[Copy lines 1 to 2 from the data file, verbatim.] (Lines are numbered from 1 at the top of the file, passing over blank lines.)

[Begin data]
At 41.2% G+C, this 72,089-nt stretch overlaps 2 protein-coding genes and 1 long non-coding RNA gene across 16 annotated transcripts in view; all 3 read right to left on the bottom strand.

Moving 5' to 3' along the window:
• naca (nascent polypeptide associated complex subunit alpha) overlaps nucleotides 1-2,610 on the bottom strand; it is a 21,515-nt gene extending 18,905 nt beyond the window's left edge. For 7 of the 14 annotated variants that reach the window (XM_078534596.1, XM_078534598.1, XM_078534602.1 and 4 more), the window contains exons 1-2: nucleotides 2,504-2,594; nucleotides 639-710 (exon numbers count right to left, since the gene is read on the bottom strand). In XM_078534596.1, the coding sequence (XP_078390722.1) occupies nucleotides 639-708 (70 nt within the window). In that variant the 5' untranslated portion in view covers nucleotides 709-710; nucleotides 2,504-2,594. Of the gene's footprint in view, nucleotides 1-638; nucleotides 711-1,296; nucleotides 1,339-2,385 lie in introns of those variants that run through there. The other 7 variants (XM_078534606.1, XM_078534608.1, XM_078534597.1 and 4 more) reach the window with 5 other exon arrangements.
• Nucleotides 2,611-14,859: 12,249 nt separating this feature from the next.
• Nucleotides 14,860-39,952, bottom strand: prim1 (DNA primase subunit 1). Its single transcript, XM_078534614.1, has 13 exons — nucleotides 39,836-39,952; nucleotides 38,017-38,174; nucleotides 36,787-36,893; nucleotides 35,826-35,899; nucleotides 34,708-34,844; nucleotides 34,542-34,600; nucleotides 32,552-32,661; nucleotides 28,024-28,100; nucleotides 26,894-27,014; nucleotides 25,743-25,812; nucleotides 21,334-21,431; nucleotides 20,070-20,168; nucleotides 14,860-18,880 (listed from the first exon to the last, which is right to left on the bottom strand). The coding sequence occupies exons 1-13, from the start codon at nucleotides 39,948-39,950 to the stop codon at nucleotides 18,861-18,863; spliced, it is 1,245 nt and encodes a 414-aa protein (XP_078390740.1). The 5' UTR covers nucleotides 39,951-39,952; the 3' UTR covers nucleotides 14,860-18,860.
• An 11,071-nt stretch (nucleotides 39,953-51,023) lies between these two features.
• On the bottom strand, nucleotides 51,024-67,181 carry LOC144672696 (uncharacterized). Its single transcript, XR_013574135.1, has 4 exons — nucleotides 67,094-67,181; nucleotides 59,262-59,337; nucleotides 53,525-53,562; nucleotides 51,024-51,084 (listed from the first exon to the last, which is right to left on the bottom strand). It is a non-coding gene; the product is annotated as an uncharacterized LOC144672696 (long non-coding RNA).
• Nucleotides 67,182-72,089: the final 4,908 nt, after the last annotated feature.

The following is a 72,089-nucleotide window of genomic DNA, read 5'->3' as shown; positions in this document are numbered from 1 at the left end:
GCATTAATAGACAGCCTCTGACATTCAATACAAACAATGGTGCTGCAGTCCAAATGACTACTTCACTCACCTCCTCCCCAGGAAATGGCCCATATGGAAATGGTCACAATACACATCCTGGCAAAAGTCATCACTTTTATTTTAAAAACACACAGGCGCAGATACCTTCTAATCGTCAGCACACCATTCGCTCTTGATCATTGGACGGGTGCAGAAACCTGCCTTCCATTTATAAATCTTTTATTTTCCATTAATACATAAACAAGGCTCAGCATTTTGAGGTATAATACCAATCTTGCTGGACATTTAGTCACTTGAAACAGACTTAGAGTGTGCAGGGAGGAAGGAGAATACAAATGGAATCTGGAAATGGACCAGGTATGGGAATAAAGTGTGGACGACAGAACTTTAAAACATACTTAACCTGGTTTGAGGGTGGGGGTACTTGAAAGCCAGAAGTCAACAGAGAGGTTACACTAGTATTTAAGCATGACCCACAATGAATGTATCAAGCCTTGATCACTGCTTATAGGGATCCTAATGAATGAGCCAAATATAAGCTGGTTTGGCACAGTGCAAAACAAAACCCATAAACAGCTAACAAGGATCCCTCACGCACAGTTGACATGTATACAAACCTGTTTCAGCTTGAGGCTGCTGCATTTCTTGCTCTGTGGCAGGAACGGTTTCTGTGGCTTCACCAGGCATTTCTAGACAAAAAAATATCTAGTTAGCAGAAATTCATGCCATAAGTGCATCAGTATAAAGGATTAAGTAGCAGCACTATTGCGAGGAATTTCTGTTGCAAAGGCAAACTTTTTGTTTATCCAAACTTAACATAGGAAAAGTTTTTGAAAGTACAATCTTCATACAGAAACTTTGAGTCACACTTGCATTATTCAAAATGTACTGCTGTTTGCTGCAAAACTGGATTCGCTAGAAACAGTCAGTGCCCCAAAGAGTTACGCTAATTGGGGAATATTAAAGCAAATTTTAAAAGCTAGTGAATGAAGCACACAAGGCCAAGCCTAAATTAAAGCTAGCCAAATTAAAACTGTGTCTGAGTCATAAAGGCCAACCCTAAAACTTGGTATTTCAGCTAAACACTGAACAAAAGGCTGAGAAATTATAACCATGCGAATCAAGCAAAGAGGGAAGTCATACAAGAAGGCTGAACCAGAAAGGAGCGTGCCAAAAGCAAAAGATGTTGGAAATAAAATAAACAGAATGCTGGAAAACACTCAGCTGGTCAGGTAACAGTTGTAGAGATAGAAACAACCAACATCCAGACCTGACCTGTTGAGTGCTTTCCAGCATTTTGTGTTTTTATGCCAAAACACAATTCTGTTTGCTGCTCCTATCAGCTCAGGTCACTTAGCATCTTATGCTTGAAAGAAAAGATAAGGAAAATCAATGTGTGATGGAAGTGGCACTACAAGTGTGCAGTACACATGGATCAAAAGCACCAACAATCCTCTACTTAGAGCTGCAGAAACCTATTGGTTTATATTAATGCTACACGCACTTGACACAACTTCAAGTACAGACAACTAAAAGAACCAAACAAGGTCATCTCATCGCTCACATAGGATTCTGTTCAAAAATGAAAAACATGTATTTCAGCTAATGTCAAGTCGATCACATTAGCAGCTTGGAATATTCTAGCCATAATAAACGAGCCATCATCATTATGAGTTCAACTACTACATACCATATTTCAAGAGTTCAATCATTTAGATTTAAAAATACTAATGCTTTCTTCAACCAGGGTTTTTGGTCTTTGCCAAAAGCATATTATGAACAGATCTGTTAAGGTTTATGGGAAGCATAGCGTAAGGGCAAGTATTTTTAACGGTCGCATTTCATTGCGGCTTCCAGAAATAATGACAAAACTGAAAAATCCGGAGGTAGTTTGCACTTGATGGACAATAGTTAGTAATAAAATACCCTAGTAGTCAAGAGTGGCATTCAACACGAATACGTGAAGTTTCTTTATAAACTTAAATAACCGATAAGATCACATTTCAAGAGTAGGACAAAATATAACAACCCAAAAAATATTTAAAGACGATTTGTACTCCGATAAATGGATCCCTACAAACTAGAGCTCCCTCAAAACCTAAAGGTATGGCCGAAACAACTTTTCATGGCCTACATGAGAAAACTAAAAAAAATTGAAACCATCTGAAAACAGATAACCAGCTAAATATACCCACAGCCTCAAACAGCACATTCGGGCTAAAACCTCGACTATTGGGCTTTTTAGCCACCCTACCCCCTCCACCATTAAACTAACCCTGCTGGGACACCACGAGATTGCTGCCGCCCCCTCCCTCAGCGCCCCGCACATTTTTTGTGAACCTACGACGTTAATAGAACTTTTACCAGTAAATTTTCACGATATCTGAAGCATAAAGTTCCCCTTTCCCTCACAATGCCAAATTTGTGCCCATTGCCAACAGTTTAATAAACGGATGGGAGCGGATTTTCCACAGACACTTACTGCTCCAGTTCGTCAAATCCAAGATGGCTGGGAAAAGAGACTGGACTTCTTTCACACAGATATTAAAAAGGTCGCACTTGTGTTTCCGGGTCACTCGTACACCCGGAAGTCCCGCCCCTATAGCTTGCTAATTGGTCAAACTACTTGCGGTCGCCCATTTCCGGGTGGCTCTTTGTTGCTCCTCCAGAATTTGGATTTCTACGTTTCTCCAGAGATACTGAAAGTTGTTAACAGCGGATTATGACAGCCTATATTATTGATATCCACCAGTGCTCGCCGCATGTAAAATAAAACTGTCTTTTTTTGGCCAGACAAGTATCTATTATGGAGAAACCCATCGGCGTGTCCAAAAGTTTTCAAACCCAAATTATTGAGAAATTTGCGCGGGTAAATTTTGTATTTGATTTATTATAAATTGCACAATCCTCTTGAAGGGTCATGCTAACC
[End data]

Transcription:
At 41.2% G+C, this 72,089-nt stretch overlaps 2 protein-coding genes and 1 long non-coding RNA gene across 16 annotated transcripts in view; all 3 read right to left on the bottom strand.

Moving 5' to 3' along the window: